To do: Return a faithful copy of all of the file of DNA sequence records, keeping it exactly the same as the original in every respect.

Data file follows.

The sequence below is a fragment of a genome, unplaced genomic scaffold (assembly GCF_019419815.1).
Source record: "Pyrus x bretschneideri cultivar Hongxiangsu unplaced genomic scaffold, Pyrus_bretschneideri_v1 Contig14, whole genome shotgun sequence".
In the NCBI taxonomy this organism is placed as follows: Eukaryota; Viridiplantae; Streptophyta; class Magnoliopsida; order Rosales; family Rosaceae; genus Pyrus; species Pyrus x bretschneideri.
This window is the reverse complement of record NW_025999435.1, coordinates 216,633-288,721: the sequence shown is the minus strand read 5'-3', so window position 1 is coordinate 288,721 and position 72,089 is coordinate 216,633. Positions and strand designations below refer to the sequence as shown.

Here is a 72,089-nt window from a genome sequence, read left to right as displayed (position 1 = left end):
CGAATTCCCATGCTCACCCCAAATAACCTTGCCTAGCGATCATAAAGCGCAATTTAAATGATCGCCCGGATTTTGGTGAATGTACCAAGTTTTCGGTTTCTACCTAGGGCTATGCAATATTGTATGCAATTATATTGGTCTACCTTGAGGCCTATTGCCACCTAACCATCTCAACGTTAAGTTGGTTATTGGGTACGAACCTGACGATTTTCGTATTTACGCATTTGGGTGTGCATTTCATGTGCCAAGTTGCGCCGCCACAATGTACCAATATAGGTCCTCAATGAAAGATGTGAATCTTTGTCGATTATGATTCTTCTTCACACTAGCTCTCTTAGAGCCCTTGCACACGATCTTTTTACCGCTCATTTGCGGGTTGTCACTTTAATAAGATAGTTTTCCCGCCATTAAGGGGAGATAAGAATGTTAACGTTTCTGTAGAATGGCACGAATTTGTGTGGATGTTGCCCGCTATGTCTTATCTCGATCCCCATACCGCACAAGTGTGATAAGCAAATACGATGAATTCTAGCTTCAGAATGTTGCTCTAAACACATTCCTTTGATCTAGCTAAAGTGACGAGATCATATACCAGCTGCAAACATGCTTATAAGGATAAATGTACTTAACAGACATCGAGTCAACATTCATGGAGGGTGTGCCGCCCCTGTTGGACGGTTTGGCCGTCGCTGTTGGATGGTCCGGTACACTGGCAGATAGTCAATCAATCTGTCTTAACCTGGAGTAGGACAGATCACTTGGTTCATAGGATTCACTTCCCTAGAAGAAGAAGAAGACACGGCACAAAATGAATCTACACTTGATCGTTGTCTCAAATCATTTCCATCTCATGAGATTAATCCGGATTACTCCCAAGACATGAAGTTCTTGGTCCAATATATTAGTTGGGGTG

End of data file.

The sequence below is a fragment of a genome, unplaced genomic scaffold (assembly GCF_019419815.1).
Source record: "Pyrus x bretschneideri cultivar Hongxiangsu unplaced genomic scaffold, Pyrus_bretschneideri_v1 Contig14, whole genome shotgun sequence".
In the NCBI taxonomy this organism is placed as follows: Eukaryota; Viridiplantae; Streptophyta; class Magnoliopsida; order Rosales; family Rosaceae; genus Pyrus; species Pyrus x bretschneideri.
This window is the reverse complement of record NW_025999435.1, coordinates 216,633-288,721: the sequence shown is the minus strand read 5'-3', so window position 1 is coordinate 288,721 and position 72,089 is coordinate 216,633. Positions and strand designations below refer to the sequence as shown.

Here is a 72,089-nt window from a genome sequence, read left to right as displayed (position 1 = left end):
CGAATTCCCATGCTCACCCCAAATAACCTTGCCTAGCGATCATAAAGCGCAATTTAAATGATCGCCCGGATTTTGGTGAATGTACCAAGTTTTCGGTTTCTACCTAGGGCTATGCAATATTGTATGCAATTATATTGGTCTACCTTGAGGCCTATTGCCACCTAACCATCTCAACGTTAAGTTGGTTATTGGGTACGAACCTGACGATTTTCGTATTTACGCATTTGGGTGTGCATTTCATGTGCCAAGTTGCGCCGCCACAATGTACCAATATAGGTCCTCAATGAAAGATGTGAATCTTTGTCGATTATGATTCTTCTTCACACTAGCTCTCTTAGAGCCCTTGCACACGATCTTTTTACCGCTCATTTGCGGGTTGTCACTTTAATAAGATAGTTTTCCCGCCATTAAGGGGAGATAAGAATGTTAACGTTTCTGTAGAATGGCACGAATTTGTGTGGATGTTGCCCGCTATGTCTTATCTCGATCCCCATACCGCACAAGTGTGATAAGCAAATACGATGAATTCTAGCTTCAGAATGTTGCTCTAAACACATTCCTTTGATCTAGCTAAAGTGACGAGATCATATACCAGCTGCAAACATGCTTATAAGGATAAATGTACTTAACAGACATCGAGTCAACATTCATGGAGGGTGTGCCGCCCCTGTTGGACGGTTTGGCCGTCGCTGTTGGATGGTCCGGTACACTGGCAGATAGTCAATCAATCTGTCTTAACCTGGAGTAGGACAGATCACTTGGTTCATAGGATTCACTTCCCTAGAAGAAGAAGAAGACACGGCACAAAATGAATCTACACTTGATCGTTGTCTCAAATCATTTCCATCTCATGAGATTAATCCGGATTACTCCCAAGACATGAAGTTCTTGGTCCAATATATTAGTTGGGGTG